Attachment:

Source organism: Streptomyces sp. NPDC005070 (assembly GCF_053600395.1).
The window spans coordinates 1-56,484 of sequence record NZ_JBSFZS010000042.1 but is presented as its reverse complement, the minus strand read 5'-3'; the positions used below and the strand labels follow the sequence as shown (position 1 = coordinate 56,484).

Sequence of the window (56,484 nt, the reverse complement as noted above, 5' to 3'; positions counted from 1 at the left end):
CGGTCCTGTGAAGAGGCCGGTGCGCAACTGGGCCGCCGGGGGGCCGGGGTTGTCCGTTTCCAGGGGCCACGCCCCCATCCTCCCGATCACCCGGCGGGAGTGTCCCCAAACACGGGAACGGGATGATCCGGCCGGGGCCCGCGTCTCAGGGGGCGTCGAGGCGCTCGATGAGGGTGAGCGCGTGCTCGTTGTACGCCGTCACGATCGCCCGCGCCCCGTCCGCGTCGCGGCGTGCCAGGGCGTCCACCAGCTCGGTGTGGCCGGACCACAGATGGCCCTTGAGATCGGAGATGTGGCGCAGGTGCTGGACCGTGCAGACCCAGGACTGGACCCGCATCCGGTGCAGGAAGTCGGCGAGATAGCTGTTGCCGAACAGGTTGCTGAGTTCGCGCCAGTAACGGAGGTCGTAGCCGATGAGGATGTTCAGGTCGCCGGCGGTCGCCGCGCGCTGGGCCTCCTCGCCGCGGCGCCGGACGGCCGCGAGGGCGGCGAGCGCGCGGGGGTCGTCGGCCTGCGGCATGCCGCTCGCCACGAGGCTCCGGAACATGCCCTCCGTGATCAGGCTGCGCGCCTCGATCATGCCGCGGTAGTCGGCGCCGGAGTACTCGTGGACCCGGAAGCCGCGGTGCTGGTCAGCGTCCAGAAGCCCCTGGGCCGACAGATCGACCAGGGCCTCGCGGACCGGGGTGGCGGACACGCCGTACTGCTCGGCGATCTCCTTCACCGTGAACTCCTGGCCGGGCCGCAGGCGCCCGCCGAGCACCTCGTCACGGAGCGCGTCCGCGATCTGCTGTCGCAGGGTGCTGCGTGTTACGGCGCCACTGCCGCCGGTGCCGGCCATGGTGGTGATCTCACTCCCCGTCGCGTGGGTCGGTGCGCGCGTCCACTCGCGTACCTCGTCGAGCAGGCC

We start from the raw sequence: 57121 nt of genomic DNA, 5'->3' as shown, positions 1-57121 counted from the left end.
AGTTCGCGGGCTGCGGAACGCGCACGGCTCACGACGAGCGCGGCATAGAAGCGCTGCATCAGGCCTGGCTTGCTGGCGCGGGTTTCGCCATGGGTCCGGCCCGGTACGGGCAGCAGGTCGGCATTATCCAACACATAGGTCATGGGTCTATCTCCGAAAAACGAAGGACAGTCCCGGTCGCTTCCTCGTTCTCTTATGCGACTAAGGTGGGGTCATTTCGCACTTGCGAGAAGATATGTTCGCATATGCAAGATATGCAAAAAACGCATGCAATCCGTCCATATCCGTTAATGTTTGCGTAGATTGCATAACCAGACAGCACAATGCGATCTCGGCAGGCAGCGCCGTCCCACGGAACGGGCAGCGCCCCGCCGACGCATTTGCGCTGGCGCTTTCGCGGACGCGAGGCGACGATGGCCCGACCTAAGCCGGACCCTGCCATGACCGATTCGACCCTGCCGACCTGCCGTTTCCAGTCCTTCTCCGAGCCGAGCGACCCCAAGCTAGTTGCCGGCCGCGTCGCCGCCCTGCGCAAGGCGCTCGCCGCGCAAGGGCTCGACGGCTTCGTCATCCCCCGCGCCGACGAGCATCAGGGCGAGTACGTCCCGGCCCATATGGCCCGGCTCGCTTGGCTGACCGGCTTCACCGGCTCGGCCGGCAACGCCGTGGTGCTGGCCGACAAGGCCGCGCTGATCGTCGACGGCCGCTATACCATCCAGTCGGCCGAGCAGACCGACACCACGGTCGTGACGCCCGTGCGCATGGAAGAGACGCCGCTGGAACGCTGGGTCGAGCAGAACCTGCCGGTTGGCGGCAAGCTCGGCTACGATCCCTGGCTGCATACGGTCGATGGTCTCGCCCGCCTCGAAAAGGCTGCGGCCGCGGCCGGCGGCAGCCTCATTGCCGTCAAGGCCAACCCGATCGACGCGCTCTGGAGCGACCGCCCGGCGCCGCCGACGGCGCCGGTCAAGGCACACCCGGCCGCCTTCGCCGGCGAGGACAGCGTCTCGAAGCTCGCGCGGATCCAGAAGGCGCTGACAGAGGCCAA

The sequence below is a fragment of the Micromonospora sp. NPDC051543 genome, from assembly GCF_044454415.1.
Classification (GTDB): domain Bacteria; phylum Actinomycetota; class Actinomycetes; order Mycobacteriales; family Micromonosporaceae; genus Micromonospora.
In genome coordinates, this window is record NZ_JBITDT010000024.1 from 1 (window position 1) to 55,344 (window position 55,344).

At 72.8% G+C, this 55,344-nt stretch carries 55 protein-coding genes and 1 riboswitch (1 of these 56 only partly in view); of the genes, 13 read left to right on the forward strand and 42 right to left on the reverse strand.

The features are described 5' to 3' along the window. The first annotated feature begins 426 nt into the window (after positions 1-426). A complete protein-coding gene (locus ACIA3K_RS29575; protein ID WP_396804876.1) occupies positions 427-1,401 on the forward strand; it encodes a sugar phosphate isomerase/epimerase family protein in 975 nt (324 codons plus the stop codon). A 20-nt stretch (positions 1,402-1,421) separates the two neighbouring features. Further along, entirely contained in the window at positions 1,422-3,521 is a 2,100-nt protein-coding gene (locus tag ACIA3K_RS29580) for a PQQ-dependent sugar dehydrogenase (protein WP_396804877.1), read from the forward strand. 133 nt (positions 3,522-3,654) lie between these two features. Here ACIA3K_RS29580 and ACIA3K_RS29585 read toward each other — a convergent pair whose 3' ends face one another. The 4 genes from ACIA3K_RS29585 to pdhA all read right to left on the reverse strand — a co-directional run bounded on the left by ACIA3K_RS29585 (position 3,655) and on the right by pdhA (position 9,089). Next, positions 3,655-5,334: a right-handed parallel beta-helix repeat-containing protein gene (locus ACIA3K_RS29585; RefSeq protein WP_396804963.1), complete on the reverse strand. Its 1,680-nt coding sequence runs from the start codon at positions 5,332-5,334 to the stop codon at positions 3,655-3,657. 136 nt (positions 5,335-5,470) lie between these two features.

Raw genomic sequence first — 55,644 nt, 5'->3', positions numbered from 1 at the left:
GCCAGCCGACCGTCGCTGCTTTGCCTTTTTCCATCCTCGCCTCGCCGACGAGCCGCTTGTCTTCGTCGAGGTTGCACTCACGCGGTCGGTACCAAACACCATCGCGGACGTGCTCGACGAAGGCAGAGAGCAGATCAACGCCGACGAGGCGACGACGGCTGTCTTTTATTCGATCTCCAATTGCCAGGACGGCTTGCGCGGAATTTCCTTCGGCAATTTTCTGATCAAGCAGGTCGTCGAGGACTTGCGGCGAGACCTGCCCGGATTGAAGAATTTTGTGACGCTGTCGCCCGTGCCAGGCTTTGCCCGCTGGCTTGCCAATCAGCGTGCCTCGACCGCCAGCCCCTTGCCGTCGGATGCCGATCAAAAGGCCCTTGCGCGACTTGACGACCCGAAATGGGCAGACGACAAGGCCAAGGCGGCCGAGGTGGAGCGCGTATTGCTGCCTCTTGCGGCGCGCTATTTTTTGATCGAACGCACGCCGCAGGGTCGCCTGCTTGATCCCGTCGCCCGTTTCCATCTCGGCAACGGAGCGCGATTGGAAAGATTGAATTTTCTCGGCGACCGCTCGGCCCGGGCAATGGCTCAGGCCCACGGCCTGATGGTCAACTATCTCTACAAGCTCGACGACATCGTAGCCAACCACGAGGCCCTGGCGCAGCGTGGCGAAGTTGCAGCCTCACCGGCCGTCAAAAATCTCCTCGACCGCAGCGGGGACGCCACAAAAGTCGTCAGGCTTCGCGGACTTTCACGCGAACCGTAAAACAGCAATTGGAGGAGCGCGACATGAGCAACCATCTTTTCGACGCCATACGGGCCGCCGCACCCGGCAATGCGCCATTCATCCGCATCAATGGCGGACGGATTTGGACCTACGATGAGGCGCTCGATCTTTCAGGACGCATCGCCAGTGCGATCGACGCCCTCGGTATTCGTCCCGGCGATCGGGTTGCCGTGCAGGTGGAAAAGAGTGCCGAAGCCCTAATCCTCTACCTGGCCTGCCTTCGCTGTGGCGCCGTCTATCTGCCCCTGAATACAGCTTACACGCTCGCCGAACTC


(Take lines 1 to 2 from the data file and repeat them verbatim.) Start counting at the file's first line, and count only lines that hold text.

Source organism: Streptomyces sp. NPDC005070 (assembly GCF_053600395.1).
The window spans coordinates 1-56,484 of sequence record NZ_JBSFZS010000042.1 but is presented as its reverse complement, the minus strand read 5'-3'; the positions used below and the strand labels follow the sequence as shown (position 1 = coordinate 56,484).